Proper Portable Generator Maintenance Saves You Money and Extends the Life of Your Generator

portable generator maintenance

Whether you’re a Pro on a jobsite or prepping for storm season, proper maintenance is key to keeping your portable generator running properly. Not only does it save you money, but also extends the life of your generator.

The type of fuel your generator uses, like diesel or natural gas, affects its maintenance requirements. Both need regular oil changes, spark plugs, and cooling system inspections.

1. Change the Oil

One of the most important maintenance tasks on a portable generator is changing the oil. This will keep your engine lubricated, prevent leaks and ensure proper break-in.

Most generators have an oil dipstick that you can use to check the level of oil. It’s located near the engine of the generator and is a long metal rod with a handle on top that goes into the oil reservoir.

First, remove the dipstick from the oil reservoir and wipe it clean. Then, insert it back into the reservoir to get the correct reading.

This is an important step in keeping the generator running properly because it will prevent unexpected shut offs. Make sure that you follow the manufacturer’s recommended oil change intervals to avoid damage to the engine and extend the lifespan of your generator.

Depending on your model, you may need to drain the old oil before you can refill it with fresh oil. The process is fairly simple, although you should always make sure that the generator is on a level surface before starting to work with it.

2. Change the Air Filter

Changing the air filter is a critical maintenance task for any portable generator. It helps to remove dust, rust, and other debris that can build up around the engine’s rotor and stator, which are two of the most important parts in generating power.

If the rotor and stator get too dirty, they won’t work properly or they may even burn out quicker than usual. To avoid this, clean the air filter regularly and replace it as needed.

The air filter also keeps fuel from clogging the carburetor, which can cause improper combustion and low fuel efficiency. It’s important to change the air filter on a regular basis, regardless of how often you use your generator.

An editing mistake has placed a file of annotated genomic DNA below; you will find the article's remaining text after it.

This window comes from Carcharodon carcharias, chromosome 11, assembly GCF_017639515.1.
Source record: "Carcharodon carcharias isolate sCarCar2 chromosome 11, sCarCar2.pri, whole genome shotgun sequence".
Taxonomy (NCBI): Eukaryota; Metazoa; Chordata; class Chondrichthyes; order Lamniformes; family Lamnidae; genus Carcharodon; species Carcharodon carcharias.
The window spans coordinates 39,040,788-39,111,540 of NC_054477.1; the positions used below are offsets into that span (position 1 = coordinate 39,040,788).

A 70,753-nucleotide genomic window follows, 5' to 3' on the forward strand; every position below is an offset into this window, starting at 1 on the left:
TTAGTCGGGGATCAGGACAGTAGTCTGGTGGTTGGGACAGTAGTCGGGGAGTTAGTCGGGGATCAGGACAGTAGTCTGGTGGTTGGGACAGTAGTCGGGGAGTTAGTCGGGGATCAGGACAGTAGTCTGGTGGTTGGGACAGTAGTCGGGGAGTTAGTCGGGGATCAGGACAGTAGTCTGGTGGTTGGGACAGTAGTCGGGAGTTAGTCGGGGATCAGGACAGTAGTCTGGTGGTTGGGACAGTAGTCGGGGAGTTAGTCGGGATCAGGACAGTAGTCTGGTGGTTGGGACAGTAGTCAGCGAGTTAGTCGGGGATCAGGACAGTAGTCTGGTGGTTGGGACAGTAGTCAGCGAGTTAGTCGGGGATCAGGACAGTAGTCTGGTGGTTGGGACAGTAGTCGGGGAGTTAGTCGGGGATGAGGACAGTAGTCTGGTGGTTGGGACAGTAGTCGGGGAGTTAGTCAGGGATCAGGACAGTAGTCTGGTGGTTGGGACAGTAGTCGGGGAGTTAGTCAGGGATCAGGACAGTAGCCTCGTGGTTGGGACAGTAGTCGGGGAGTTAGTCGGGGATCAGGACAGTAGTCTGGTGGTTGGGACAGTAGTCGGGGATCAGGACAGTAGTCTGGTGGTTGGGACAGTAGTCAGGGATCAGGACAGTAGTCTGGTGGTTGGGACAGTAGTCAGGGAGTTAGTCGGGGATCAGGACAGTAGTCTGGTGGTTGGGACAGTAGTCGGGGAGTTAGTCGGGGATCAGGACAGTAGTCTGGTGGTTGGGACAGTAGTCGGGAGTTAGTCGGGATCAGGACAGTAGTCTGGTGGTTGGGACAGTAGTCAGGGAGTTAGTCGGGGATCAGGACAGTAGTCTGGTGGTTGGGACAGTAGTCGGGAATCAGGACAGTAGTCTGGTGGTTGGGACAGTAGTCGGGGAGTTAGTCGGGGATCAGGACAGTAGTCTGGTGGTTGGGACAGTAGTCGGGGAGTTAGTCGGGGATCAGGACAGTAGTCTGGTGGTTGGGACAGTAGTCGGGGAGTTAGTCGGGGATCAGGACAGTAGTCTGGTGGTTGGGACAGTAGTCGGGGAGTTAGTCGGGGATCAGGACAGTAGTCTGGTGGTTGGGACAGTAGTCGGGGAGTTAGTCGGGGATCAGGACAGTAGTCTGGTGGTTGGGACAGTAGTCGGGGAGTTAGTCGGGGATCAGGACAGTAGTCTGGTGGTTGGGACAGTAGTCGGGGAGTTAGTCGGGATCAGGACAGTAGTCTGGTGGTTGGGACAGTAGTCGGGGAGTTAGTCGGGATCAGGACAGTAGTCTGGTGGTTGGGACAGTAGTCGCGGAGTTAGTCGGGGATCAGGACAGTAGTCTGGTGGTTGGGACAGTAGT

To remove the air filter, you’ll need to access the generator’s front panel and detach the rubber hose. You can use a pair of pliers to do this. Once free, slide the new air filter onto the generator. Afterward, check that the gap between the spark plugs is right for your model.

3. Check the Battery

The battery in a portable generator is an essential part of its functioning. If it is not properly maintained, the unit will not start or will have difficulty operating.

Batteries that are not charged regularly or have been discharged can decrease their life and capacity, so it is important to check them for signs of damage. It is also recommended to conduct load tests to assess the battery’s performance.

A load test will force the batteries to perform at their full capacity, which will help determine their condition more thoroughly than a simple multimeter reading. Load testing can also identify problems that are difficult to detect during a visual inspection, such as lead debris or sulfation.

4. Check the Outlets

A portable generator’s outlets must be checked to make sure they are working properly. This includes checking the voltage, amperage, phasing and grounding of each outlet.

If the voltage is too low, it may indicate that the electrical circuit is overloaded or there’s an overloading issue with one of your appliances. This can cause your generator to overheat or break down.

Also, it’s important to check that the generator’s outlets are GFCI protected. These outlets will trip if they become wet, which can be an electrocution hazard.

The NEMA electrical code classifies plugs and receptacles by voltage, amperage, phasing, grounding and number of wires/prongs. You can use this information to determine what type of connector is being used for a particular appliance or device.